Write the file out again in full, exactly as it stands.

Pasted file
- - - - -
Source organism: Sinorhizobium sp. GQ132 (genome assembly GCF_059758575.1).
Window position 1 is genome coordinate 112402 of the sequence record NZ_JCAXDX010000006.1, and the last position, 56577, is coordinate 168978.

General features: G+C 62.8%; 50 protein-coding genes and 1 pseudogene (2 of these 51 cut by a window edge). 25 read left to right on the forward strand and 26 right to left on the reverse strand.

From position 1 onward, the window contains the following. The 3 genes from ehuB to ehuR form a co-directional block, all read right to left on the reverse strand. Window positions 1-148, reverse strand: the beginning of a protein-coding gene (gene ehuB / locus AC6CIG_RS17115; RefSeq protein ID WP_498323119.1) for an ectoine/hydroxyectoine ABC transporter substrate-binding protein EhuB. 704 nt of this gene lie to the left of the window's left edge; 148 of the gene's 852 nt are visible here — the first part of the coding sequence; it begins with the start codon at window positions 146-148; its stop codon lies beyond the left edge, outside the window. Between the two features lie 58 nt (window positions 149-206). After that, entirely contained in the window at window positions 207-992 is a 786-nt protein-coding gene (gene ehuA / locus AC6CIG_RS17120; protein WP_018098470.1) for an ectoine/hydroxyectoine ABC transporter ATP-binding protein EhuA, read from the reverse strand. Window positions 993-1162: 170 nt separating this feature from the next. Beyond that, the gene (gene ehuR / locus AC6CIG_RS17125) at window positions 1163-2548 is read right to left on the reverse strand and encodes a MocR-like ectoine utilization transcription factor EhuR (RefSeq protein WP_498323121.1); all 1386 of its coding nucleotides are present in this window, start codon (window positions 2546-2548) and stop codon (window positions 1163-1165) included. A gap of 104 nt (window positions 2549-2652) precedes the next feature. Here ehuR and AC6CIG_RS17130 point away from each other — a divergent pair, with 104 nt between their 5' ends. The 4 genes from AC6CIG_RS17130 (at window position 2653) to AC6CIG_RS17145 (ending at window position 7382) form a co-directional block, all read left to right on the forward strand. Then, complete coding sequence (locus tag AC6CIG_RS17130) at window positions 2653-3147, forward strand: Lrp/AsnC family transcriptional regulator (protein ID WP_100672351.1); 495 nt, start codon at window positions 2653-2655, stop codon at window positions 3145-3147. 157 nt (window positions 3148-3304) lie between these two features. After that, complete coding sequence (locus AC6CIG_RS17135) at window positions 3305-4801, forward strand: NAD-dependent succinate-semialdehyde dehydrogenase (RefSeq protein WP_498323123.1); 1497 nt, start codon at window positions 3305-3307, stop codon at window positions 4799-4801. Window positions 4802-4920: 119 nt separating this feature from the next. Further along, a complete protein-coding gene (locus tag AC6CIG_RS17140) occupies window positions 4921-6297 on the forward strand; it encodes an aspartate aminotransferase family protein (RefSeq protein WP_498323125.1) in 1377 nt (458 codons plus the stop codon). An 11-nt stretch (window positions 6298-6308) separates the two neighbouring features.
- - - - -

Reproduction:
Source organism: Sinorhizobium sp. GQ132 (genome assembly GCF_059758575.1).
Window position 1 is genome coordinate 112402 of the sequence record NZ_JCAXDX010000006.1, and the last position, 56577, is coordinate 168978.

General features: G+C 62.8%; 50 protein-coding genes and 1 pseudogene (2 of these 51 cut by a window edge). 25 read left to right on the forward strand and 26 right to left on the reverse strand.

From position 1 onward, the window contains the following. The 3 genes from ehuB to ehuR form a co-directional block, all read right to left on the reverse strand. Window positions 1-148, reverse strand: the beginning of a protein-coding gene (gene ehuB / locus AC6CIG_RS17115; RefSeq protein ID WP_498323119.1) for an ectoine/hydroxyectoine ABC transporter substrate-binding protein EhuB. 704 nt of this gene lie to the left of the window's left edge; 148 of the gene's 852 nt are visible here — the first part of the coding sequence; it begins with the start codon at window positions 146-148; its stop codon lies beyond the left edge, outside the window. Between the two features lie 58 nt (window positions 149-206). After that, entirely contained in the window at window positions 207-992 is a 786-nt protein-coding gene (gene ehuA / locus AC6CIG_RS17120; protein WP_018098470.1) for an ectoine/hydroxyectoine ABC transporter ATP-binding protein EhuA, read from the reverse strand. Window positions 993-1162: 170 nt separating this feature from the next. Beyond that, the gene (gene ehuR / locus AC6CIG_RS17125) at window positions 1163-2548 is read right to left on the reverse strand and encodes a MocR-like ectoine utilization transcription factor EhuR (RefSeq protein WP_498323121.1); all 1386 of its coding nucleotides are present in this window, start codon (window positions 2546-2548) and stop codon (window positions 1163-1165) included. A gap of 104 nt (window positions 2549-2652) precedes the next feature. Here ehuR and AC6CIG_RS17130 point away from each other — a divergent pair, with 104 nt between their 5' ends. The 4 genes from AC6CIG_RS17130 (at window position 2653) to AC6CIG_RS17145 (ending at window position 7382) form a co-directional block, all read left to right on the forward strand. Then, complete coding sequence (locus tag AC6CIG_RS17130) at window positions 2653-3147, forward strand: Lrp/AsnC family transcriptional regulator (protein ID WP_100672351.1); 495 nt, start codon at window positions 2653-2655, stop codon at window positions 3145-3147. 157 nt (window positions 3148-3304) lie between these two features. After that, complete coding sequence (locus AC6CIG_RS17135) at window positions 3305-4801, forward strand: NAD-dependent succinate-semialdehyde dehydrogenase (RefSeq protein WP_498323123.1); 1497 nt, start codon at window positions 3305-3307, stop codon at window positions 4799-4801. Window positions 4802-4920: 119 nt separating this feature from the next. Further along, a complete protein-coding gene (locus tag AC6CIG_RS17140) occupies window positions 4921-6297 on the forward strand; it encodes an aspartate aminotransferase family protein (RefSeq protein WP_498323125.1) in 1377 nt (458 codons plus the stop codon). An 11-nt stretch (window positions 6298-6308) separates the two neighbouring features.